Hungarian NGOs are calling on the Commission to enforce its own regulations, after police raided the offices of a foundation coordinating the distribution of money from western Europe to Hungarian NGOs. T&E’s member organisation the Clean Air Action Group is one of the NGOs that have suffered from a climate that is making it increasingly difficult for civil-society groups to operate in Hungary, reads a T&E press release.

In the four years since the Fidesz party’s government, headed by Viktor Orbán, came to power, state funding for independent NGOs has almost disappeared. This has meant the ability of NGOs to comment on government initiatives has been seriously reduced, especially as it coincided with the exclusion of representatives from civil society from a number of consultative bodies on which they had previously sat.
The result was to make such NGOs dependent on money from outside the country, but this funding has now been targeted by the government. In July, Orbán said in a speech: ‘We’re not dealing with civil-society members but paid political activists who are trying to help foreign interests here.’
Earlier this month, a special police unit searched the Budapest headquarters of Ökotárs, a foundation coordinating the distribution of funds from Norway to Hungarian NGOs. The police said it was investigating ‘suspected embezzlement and unauthorised financial activities’, but the Norwegian government strongly condemned the raid.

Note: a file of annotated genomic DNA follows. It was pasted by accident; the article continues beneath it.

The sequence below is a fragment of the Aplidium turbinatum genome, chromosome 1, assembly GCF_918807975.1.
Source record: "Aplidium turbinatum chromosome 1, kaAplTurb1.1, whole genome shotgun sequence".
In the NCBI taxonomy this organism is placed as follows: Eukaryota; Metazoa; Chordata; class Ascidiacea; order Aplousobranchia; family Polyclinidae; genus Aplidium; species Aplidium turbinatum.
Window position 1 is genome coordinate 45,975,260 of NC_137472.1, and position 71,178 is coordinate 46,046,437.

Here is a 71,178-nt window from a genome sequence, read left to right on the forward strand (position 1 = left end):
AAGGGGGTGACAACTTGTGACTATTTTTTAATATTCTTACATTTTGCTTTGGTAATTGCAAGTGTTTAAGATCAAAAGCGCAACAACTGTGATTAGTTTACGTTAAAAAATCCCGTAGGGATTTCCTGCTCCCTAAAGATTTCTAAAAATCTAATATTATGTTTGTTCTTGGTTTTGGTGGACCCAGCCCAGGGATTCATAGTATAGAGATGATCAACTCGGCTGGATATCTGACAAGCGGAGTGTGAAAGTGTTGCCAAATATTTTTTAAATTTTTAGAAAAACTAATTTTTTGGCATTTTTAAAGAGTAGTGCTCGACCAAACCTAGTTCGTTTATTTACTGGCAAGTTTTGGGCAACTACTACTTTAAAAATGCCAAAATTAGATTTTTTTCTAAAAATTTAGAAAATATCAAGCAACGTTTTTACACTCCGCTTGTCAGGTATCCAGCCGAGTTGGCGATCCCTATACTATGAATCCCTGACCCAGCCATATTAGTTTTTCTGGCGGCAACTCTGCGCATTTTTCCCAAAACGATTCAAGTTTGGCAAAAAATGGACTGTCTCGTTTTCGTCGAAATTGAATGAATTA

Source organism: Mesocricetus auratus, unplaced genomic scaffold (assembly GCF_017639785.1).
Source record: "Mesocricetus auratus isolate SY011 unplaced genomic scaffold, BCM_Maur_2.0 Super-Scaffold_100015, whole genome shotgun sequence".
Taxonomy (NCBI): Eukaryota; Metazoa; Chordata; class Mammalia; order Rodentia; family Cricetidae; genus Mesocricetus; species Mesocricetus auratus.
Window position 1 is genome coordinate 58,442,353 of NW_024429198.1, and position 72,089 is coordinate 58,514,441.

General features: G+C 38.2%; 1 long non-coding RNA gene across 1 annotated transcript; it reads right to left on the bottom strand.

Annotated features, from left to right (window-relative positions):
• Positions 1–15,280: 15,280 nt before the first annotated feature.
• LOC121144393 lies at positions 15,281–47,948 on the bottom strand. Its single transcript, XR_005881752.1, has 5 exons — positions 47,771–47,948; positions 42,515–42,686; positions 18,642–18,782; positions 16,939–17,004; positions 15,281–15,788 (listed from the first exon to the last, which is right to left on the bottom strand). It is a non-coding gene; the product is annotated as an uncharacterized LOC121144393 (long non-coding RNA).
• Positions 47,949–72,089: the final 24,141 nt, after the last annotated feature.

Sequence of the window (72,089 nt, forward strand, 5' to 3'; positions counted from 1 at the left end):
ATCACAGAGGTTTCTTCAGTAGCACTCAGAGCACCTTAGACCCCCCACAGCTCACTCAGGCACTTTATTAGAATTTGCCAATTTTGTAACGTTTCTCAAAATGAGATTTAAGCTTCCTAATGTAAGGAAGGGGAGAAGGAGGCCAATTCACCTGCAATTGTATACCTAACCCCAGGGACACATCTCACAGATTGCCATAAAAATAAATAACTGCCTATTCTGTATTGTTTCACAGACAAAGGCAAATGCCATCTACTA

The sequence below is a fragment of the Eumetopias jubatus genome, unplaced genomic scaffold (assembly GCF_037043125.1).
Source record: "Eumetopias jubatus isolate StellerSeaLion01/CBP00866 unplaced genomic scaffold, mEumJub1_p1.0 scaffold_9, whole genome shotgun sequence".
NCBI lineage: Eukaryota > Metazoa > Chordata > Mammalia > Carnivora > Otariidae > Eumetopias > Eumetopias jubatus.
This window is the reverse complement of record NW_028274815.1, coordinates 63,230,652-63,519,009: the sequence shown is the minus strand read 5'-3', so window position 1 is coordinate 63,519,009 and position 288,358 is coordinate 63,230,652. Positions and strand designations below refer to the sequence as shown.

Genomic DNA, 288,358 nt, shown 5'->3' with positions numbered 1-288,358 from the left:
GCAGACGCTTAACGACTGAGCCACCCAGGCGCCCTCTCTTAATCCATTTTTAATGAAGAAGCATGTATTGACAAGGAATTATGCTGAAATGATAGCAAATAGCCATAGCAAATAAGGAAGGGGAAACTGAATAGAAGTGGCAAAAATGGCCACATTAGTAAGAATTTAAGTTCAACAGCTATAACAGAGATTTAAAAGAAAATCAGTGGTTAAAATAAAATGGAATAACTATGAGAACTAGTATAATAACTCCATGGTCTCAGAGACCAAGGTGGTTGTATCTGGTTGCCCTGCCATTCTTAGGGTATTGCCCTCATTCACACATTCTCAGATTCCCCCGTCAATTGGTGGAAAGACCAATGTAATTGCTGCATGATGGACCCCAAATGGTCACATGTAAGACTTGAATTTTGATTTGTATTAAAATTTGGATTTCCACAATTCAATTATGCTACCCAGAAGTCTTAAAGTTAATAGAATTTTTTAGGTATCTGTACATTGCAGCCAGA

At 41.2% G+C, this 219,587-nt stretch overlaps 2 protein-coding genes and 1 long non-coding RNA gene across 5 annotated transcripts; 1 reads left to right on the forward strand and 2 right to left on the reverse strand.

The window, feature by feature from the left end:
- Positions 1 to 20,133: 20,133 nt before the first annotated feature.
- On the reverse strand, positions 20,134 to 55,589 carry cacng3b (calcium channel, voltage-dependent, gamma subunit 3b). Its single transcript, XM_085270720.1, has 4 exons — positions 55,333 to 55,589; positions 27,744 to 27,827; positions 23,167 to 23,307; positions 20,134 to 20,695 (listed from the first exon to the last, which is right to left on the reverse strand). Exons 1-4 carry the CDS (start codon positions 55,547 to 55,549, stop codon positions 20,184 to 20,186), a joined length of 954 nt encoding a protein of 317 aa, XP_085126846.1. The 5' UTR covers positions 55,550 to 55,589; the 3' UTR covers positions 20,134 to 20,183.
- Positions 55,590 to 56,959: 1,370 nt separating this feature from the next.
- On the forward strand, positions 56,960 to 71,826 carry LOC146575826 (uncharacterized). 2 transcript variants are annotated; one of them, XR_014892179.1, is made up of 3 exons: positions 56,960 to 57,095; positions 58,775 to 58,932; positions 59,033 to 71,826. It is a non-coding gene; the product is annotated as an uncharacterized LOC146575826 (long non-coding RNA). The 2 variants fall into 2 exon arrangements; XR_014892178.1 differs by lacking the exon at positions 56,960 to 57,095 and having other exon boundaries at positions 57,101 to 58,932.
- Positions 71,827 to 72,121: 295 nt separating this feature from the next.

The Clean Air Action Group (CAAG) is one of the NGOs which receives money from the Norwegian Civil Fund. Its president András Lukács said: ‘The police raid is clearly aimed at intimidating and stopping the activities of NGOs. Since Fidesz came to power, it has become very difficult for NGOs to contribute to national debates. The list of our press appearances used to be about nine pages per month but it’s now down to one or two. Moreover, five years ago the list always included major television and radio channels, but today these are almost always missing from the list, which also reflects the government’s increasing dominance over most Hungarian media.’
What is happening in Hungary is also happening in other countries outside the EU, if an article in the Economist in September is a guide. It says Azerbaijan, Mexico, Pakistan, Russia, Sudan and Venezuela have all passed laws in the past two years limiting NGOs from receiving foreign funding. Egypt has since passed such a law while other countries are planning similar legislation. The article suggests that some foreign funding can legitimately be seen as meddling in the internal affairs of a country, but it says ‘more and more autocrats are stifling criticism by barring NGOs from taking foreign cash’.
The CAAG believes Hungary is in breach of the Commission’s rules for receiving money from the European Structural and Investment Funds. The code of conduct adopted in January requires member states to cooperate closely with ‘bodies representing civil society at national, regional and local levels throughout the whole programme cycle consisting of preparation, implementation, monitoring and evaluation’. The CAAG wants the Commission to take steps to enforce its own regulation in Hungary.
A detailed description of the situation of NGOs in Hungary can be read in the Civil Society Organisation SustainabilityIndex published by USAID.

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